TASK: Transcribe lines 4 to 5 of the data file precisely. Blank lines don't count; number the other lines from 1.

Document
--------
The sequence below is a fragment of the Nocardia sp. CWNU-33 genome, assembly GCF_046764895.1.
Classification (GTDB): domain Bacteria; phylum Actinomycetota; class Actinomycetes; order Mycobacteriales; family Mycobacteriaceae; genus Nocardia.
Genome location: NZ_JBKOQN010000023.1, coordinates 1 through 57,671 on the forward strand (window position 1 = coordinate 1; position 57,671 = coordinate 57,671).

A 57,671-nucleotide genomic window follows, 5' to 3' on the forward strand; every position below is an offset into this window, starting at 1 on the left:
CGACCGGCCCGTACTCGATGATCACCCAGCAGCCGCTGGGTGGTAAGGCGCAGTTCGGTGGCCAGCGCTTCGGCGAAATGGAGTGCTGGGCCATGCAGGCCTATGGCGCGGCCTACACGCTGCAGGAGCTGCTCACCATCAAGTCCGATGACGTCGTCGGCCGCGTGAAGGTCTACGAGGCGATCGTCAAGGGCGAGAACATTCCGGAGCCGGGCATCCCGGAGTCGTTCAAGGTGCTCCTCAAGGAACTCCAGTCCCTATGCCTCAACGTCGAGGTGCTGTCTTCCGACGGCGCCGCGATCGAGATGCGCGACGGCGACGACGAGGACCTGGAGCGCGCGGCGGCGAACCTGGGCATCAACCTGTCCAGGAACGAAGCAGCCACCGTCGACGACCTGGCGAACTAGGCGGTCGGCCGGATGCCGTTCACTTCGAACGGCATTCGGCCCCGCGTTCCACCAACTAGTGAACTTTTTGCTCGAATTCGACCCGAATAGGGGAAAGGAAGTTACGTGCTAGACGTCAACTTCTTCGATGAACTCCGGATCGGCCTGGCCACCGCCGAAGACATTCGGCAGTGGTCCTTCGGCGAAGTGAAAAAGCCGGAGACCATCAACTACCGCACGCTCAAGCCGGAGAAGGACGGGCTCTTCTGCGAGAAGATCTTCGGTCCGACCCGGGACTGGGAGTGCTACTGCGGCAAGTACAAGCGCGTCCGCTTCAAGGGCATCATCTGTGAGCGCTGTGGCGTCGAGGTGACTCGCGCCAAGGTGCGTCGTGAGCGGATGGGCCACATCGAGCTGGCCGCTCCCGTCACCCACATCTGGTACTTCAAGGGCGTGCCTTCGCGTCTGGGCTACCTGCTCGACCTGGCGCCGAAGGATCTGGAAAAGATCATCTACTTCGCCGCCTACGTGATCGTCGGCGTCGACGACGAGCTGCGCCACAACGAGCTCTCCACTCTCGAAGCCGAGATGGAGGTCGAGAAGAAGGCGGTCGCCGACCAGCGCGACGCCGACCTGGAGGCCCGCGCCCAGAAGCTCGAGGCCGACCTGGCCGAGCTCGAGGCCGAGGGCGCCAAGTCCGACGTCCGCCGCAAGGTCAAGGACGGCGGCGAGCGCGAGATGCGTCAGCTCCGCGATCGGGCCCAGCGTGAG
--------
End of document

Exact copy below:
A 57,671-nucleotide genomic window follows, 5' to 3' on the forward strand; every position below is an offset into this window, starting at 1 on the left:
CGACCGGCCCGTACTCGATGATCACCCAGCAGCCGCTGGGTGGTAAGGCGCAGTTCGGTGGCCAGCGCTTCGGCGAAATGGAGTGCTGGGCCATGCAGGCCTATGGCGCGGCCTACACGCTGCAGGAGCTGCTCACCATCAAGTCCGATGACGTCGTCGGCCGCGTGAAGGTCTACGAGGCGATCGTCAAGGGCGAGAACATTCCGGAGCCGGGCATCCCGGAGTCGTTCAAGGTGCTCCTCAAGGAACTCCAGTCCCTATGCCTCAACGTCGAGGTGCTGTCTTCCGACGGCGCCGCGATCGAGATGCGCGACGGCGACGACGAGGACCTGGAGCGCGCGGCGGCGAACCTGGGCATCAACCTGTCCAGGAACGAAGCAGCCACCGTCGACGACCTGGCGAACTAGGCGGTCGGCCGGATGCCGTTCACTTCGAACGGCATTCGGCCCCGCGTTCCACCAACTAGTGAACTTTTTGCTCGAATTCGACCCGAATAGGGGAAAGGAAGTTACGTGCTAGACGTCAACTTCTTCGATGAACTCCGGATCGGCCTGGCCACCGCCGAAGACATTCGGCAGTGGTCCTTCGGCGAAGTGAAAAAGCCGGAGACCATCAACTACCGCACGCTCAAGCCGGAGAAGGACGGGCTCTTCTGCGAGAAGATCTTCGGTCCGACCCGGGACTGGGAGTGCTACTGCGGCAAGTACAAGCGCGTCCGCTTCAAGGGCATCATCTGTGAGCGCTGTGGCGTCGAGGTGACTCGCGCCAAGGTGCGTCGTGAGCGGATGGGCCACATCGAGCTGGCCGCTCCCGTCACCCACATCTGGTACTTCAAGGGCGTGCCTTCGCGTCTGGGCTACCTGCTCGACCTGGCGCCGAAGGATCTGGAAAAGATCATCTACTTCGCCGCCTACGTGATCGTCGGCGTCGACGACGAGCTGCGCCACAACGAGCTCTCCACTCTCGAAGCCGAGATGGAGGTCGAGAAGAAGGCGGTCGCCGACCAGCGCGACGCCGACCTGGAGGCCCGCGCCCAGAAGCTCGAGGCCGACCTGGCCGAGCTCGAGGCCGAGGGCGCCAAGTCCGACGTCCGCCGCAAGGTCAAGGACGGCGGCGAGCGCGAGATGCGTCAGCTCCGCGATCGGGCCCAGCGTGAG